Twist Bioscience Gene Fragments Help Researchers Identify New Targets for Leukemia Treatment
In a recent study published in the journal Cancer Cell, by Lorenzo Brunetti MD PhD and colleagues at Baylor College of Medicine in Houston, Texas, a new potential treatment target for AML was discovered. The study used gene editing and gene insertion to identify the new target. In their approach, the team utilized Twist Bioscience gene fragments as linear gene insertions into mouse cells. This tool helped the team identify how treatments involving their identified target can improve the survival of mice with AML, and improve rates of myeloid differentiation.
In late 2017, Chris Betancourt discovered that his leukemia had returned. In relapse, his only option was to find a bone marrow donor - an unlikely person who is a perfect match for a transplant. It was at this time Betancourt curated a bucket list of things he wanted to achieve during his life. His best friend, Dillon Hill, dropped out of UC Davis to help Betancourt fulfil this list and the pair went viral by documenting their activities online. Some of their adventures include: breaking a world record, getting tattoos, participated in a pillow fight flash mob, and visited SpaceX. Betancourt has since found an eligible bone marrow donor, and passed the baton of his One List, One Life website to Lexi Evarts, another cancer fighter with a bucket list.
Approximately 10% of new cancer cases in 2018 in the U.S. are expected to be cancers of the blood like Betancourt’s. Acute Myeloid Leukemia (AML) is one of the most common cancers of the blood, accounting for about 1% of all cancers with almost 20,000 estimated new cases of the disease diagnosed in the U.S. in 2018. “Acute” means the disease progresses rapidly, with severe symptoms showing almost immediately without treatment.
In bone marrow, myeloblasts (also known as myeloid blasts) mature into either monocyte or granulocyte white blood cells in a process called differentiation. AML is caused by mutations in myeloblasts that lock the cell into a pre-differentiation state. Additional mutations in the cell’s control centers for proliferation then lead to the acute leukemia. Large numbers of undifferentiated myeloblasts accumulate in the bone marrow, leading to anemia, a significant reduction in a patient’s white blood cell count, and a loss of blood platelets. A leukemia patient will have low energy, bruise easily, and be highly susceptible to infection.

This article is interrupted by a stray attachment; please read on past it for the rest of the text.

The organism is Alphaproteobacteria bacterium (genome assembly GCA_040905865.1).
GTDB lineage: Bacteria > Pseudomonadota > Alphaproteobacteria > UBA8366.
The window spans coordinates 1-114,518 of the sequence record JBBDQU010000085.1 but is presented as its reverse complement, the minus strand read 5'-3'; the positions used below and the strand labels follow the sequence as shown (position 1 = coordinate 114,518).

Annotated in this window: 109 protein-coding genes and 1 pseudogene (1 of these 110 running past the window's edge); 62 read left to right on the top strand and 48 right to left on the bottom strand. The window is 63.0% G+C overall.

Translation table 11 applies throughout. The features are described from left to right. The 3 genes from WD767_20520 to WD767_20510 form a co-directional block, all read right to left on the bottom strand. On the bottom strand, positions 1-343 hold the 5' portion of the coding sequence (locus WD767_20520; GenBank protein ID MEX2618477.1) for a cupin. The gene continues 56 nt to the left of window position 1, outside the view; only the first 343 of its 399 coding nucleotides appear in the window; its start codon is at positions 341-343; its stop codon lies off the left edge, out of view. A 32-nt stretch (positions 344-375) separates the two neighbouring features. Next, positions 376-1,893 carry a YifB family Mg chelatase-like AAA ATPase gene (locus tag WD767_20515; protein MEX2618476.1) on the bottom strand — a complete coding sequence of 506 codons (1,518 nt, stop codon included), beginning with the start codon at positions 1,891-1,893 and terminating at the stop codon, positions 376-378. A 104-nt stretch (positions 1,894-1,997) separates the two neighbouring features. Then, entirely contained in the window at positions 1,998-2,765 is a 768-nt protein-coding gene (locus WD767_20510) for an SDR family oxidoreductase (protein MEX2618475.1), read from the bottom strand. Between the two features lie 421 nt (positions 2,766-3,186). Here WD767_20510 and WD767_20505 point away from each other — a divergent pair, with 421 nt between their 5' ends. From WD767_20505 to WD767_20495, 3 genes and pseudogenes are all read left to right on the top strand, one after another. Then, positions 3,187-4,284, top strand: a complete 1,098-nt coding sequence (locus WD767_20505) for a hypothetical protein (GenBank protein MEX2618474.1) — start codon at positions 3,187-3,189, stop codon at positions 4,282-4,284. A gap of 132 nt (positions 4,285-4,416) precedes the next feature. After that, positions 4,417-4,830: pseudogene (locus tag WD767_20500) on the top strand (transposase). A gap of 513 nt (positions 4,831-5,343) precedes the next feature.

In a recent study published in the journal Cancer Cell by Lorenzo Brunetti MD PhD and colleagues at Baylor College of Medicine, entitled “Mutant NPM1 Maintains the Leukemic State through HOX Expression,” a new potential treatment target for AML, named NPM1, was discovered in experiments that utilized Twist Bioscience's gene fragments.
NPM1 encodes the protein nucleophosmin. This multifunctional protein is involved in genome stability, ribosome biogenesis, the transport of mRNA and chromatin formation. Research has shown NPM1 is the most commonly mutated gene in AML patients, with the most commonly mutated part of the protein being responsible for its localization inside the cell. While nucleophosmin is usually found in the nucleolus of healthy patient cells, it is often found in abundance in the cytoplasm of AML patient cells.
NPM1 mutant AML cells also have an unusually high expression of a gene family called HOX. These HOX genes control the transcription of other genes and the link between nucleophosmin mislocalization - HOX gene expression - and AML was a key question the researchers in the paper hoped to answer.
By using the precise gene editing tool CRISPR, the researchers targeted the mutated part of the cytoplasm localizing NPM1 gene in a lab population of AML patient myeloblast cells. Specifically, they targeted a sequence that controls the export of the protein from the nucleus. When removed, nucleophosmin localized to the nucleus, and the researchers observed that cells were then able to differentiate. This showed that maintenance of the leukemic phenotype was controlled by the mislocalization of NPM1.